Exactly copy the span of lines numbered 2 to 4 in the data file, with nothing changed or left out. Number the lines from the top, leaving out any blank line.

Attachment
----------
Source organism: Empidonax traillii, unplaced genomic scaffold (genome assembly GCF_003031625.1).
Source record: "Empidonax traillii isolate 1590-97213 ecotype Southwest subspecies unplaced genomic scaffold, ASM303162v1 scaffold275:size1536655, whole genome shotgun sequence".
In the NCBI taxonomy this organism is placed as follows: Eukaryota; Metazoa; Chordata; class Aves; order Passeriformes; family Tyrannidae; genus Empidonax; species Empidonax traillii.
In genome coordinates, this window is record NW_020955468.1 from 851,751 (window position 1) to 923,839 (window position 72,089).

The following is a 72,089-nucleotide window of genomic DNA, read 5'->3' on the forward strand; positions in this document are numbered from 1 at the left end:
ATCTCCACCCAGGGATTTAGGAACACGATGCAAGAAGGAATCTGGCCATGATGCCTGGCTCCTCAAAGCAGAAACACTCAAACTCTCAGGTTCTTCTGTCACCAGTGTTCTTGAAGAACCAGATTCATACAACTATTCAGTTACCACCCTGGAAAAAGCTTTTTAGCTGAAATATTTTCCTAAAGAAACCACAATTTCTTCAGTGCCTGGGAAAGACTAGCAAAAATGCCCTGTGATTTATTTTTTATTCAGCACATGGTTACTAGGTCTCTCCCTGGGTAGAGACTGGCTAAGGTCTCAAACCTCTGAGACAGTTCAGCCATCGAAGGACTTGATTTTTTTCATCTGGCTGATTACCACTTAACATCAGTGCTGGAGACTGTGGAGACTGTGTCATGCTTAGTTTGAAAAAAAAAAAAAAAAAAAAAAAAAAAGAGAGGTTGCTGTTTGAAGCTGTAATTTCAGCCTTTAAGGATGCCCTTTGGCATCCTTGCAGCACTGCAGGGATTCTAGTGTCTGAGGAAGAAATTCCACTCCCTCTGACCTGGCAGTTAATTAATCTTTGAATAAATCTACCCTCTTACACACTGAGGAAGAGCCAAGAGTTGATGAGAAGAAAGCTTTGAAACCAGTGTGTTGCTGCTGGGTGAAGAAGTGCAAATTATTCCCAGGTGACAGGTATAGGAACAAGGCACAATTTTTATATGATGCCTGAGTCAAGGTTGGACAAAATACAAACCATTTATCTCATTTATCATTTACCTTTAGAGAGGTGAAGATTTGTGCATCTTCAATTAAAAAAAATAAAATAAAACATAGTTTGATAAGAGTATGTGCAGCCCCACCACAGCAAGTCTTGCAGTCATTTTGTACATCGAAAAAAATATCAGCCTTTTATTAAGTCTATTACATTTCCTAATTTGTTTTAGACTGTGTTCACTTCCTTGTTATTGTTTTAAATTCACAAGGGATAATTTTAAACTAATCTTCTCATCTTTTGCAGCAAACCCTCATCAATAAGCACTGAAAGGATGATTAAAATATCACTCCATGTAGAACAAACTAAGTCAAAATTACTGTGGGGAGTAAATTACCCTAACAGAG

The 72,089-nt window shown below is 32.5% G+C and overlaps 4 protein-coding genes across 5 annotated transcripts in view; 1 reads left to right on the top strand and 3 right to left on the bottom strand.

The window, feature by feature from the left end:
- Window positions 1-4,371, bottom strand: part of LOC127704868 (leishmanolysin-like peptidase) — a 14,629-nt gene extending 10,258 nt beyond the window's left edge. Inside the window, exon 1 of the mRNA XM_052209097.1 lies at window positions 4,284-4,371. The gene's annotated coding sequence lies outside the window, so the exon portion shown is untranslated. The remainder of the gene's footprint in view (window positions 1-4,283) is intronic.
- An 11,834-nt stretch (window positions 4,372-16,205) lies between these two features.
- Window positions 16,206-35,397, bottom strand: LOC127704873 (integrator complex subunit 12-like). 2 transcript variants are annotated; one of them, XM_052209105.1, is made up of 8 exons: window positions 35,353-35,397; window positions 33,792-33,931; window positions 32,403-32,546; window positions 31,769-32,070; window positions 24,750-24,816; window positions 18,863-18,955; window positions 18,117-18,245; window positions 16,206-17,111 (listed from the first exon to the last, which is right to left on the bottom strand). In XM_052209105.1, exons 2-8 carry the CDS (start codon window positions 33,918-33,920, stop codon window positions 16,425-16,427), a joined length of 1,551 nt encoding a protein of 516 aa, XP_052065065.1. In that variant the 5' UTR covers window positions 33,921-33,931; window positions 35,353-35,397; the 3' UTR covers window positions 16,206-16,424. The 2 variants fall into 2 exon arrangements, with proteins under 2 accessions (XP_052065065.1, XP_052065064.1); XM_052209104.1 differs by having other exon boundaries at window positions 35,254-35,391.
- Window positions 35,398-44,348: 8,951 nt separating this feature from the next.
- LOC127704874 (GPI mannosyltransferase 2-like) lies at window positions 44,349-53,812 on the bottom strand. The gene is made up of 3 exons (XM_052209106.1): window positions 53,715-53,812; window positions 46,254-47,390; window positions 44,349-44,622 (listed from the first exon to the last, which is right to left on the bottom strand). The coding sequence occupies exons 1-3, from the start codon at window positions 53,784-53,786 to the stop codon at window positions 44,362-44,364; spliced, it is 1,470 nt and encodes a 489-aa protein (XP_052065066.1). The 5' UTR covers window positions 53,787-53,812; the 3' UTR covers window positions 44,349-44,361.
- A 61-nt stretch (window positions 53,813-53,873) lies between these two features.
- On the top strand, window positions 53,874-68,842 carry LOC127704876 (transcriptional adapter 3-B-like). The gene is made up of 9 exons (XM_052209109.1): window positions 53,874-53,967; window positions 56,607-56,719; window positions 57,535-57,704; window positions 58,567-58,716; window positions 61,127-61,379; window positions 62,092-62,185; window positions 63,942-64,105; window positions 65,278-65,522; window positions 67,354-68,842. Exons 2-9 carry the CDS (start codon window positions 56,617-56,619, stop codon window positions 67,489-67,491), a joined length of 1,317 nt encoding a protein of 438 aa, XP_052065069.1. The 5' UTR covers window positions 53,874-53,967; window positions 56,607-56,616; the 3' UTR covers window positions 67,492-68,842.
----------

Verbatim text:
Source record: "Empidonax traillii isolate 1590-97213 ecotype Southwest subspecies unplaced genomic scaffold, ASM303162v1 scaffold275:size1536655, whole genome shotgun sequence".
In the NCBI taxonomy this organism is placed as follows: Eukaryota; Metazoa; Chordata; class Aves; order Passeriformes; family Tyrannidae; genus Empidonax; species Empidonax traillii.
In genome coordinates, this window is record NW_020955468.1 from 851,751 (window position 1) to 923,839 (window position 72,089).